Intention trumps convenience

From Jordan Harbinger,

The foil to Minimalism is historically Maximalism,“ says Cal. “Coming across some app that gives you a little bit of convenience, the maximalist says, ‘If I don’t download that app and use it, it’s like someone is stealing from me.’ Maximalism is what drives people in the digital space to download everything and use everything if there’s any value or any convenience.

“Minimalism is the opposite, which says, ‘Only focus on the big wins and, on purpose, ignore the small wins.’”

The key here is being intentional. When you’re careful, cognizant, and selective about how you use the technology at your disposal, you’re able to leverage the technology that benefits you instead of being leveraged into using the technology that benefits someone else’s agenda.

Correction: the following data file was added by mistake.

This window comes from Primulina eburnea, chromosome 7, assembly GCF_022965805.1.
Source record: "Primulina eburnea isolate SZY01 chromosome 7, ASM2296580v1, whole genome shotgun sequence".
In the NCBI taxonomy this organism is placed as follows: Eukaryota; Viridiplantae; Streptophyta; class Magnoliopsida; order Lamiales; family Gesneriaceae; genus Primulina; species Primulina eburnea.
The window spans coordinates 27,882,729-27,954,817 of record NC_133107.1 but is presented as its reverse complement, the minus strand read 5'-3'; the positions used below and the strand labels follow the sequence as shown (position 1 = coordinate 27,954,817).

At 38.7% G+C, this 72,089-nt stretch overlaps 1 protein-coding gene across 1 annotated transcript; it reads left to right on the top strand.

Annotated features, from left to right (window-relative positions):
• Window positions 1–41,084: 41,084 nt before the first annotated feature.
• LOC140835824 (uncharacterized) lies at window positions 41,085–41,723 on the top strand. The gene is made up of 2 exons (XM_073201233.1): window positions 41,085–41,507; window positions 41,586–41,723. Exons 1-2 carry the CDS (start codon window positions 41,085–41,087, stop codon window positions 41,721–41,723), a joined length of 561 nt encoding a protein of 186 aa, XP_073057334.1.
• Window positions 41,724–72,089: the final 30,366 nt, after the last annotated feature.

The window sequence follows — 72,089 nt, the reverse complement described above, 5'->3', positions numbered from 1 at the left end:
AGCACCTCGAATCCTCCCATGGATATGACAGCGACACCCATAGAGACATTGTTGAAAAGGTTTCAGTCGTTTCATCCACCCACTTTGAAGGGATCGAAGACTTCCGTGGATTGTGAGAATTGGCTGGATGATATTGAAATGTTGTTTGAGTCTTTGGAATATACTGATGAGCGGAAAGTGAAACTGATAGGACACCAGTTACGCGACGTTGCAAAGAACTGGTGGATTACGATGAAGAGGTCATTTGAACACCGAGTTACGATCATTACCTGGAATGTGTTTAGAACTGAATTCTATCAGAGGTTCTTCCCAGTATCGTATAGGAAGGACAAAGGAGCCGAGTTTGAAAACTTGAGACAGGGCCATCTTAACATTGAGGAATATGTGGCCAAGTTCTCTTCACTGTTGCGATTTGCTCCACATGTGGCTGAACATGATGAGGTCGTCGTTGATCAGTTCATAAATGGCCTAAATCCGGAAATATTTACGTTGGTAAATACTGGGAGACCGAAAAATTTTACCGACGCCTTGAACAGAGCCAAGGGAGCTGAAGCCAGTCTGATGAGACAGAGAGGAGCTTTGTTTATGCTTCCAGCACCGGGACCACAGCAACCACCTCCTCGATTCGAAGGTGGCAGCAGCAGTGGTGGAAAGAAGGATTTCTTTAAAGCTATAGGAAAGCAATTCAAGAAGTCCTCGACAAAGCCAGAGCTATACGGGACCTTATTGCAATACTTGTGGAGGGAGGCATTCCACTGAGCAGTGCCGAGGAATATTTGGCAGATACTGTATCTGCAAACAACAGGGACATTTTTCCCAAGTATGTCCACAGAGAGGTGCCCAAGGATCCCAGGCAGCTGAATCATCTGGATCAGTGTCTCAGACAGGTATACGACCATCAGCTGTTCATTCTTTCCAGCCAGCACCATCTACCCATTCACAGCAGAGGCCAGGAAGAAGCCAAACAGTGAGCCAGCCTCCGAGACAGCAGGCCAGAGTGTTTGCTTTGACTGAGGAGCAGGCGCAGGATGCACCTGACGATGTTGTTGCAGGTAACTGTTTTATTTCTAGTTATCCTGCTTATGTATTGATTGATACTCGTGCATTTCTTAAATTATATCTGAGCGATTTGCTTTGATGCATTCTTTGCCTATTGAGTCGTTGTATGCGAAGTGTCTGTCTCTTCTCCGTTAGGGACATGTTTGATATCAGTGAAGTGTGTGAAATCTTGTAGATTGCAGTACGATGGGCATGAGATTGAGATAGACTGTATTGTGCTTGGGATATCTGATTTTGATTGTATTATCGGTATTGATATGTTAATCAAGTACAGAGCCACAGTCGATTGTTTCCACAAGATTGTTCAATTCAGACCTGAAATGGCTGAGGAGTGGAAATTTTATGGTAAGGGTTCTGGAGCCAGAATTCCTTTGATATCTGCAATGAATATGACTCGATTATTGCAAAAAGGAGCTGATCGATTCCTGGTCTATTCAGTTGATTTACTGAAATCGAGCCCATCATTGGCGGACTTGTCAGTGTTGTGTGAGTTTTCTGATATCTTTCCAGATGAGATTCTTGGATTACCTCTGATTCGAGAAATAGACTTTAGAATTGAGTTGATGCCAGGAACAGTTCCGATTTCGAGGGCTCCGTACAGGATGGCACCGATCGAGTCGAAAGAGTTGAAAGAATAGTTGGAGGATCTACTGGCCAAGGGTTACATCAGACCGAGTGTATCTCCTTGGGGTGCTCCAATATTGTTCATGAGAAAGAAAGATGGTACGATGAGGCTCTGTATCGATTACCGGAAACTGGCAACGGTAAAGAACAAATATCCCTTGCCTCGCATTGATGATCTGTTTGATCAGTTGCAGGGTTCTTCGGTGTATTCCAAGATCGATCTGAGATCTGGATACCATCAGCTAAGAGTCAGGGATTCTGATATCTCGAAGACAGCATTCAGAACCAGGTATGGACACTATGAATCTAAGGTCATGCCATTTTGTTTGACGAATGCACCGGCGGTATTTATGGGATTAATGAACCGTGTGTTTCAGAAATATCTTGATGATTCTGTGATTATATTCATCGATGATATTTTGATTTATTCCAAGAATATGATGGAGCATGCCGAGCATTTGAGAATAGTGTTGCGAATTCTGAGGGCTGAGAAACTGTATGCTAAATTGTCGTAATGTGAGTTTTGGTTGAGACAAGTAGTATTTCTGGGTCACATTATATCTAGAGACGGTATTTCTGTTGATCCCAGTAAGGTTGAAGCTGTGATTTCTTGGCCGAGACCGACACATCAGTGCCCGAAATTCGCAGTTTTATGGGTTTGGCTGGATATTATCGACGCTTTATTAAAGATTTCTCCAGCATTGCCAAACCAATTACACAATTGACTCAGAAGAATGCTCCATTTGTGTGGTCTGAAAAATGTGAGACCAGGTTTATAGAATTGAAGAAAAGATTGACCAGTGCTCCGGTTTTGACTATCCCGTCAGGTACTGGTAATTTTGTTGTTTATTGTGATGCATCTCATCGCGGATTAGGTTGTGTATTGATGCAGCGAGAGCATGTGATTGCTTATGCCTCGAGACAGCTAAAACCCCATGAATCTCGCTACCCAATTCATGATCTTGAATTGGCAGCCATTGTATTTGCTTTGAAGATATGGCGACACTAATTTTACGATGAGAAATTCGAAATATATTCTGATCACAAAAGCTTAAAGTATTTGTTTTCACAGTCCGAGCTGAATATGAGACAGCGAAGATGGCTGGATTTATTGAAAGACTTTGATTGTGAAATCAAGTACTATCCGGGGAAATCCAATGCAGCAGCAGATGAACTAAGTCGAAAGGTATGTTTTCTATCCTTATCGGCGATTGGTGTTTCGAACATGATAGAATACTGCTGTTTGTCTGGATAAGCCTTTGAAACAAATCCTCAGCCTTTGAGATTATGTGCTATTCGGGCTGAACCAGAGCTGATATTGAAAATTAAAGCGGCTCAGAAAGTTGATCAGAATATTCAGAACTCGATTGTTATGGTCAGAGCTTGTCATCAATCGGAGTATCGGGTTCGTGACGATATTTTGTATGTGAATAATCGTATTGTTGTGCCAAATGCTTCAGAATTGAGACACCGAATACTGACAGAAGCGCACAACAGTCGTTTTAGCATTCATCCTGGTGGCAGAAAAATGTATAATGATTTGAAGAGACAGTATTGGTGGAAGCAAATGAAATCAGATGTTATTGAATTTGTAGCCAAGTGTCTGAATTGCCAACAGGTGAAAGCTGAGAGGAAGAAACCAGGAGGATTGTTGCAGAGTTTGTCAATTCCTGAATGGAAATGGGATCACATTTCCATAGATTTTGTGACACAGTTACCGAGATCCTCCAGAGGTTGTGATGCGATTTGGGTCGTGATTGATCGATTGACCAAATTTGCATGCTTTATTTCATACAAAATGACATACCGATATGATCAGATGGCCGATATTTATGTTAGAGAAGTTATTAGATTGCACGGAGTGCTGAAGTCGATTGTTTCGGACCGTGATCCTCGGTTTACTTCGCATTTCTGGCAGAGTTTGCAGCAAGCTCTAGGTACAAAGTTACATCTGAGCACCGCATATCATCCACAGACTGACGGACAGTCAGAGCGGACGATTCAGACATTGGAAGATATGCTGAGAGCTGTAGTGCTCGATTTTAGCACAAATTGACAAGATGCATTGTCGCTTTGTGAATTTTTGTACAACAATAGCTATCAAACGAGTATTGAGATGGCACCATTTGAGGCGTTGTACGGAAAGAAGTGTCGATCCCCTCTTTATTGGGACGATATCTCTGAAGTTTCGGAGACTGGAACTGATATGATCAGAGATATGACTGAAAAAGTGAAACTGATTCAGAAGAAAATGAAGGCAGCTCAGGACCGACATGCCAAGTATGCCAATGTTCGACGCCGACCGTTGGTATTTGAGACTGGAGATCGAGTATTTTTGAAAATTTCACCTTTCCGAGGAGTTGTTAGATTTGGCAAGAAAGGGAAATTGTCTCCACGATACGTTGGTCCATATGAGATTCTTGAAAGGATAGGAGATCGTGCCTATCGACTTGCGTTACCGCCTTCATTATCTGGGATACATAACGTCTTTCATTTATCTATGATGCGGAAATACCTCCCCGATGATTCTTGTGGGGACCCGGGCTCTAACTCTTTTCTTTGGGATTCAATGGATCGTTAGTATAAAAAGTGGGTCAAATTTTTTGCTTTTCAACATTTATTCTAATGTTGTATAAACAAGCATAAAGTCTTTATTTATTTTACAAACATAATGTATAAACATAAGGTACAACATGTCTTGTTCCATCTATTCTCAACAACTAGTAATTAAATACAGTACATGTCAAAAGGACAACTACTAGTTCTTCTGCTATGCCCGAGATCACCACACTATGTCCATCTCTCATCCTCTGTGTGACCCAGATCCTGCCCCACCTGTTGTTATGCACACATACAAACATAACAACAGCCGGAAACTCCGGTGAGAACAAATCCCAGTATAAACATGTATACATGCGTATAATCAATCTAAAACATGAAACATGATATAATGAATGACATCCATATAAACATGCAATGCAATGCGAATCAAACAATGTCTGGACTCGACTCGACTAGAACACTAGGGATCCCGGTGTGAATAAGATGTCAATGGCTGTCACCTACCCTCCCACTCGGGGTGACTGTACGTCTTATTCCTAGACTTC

From Tony Wolski,

… the very act of being selective about your tools will bring you satisfaction, typically much more than what is lost from the tools you decide to avoid.

… it’s the commitment to minimalism itself that yields the bulk of their satisfaction. The sugar high of convenience is fleeting and the sting of missing out dulls rapidly, but the meaningful glow that comes from taking charge of what claims your time and attention is something that persists.

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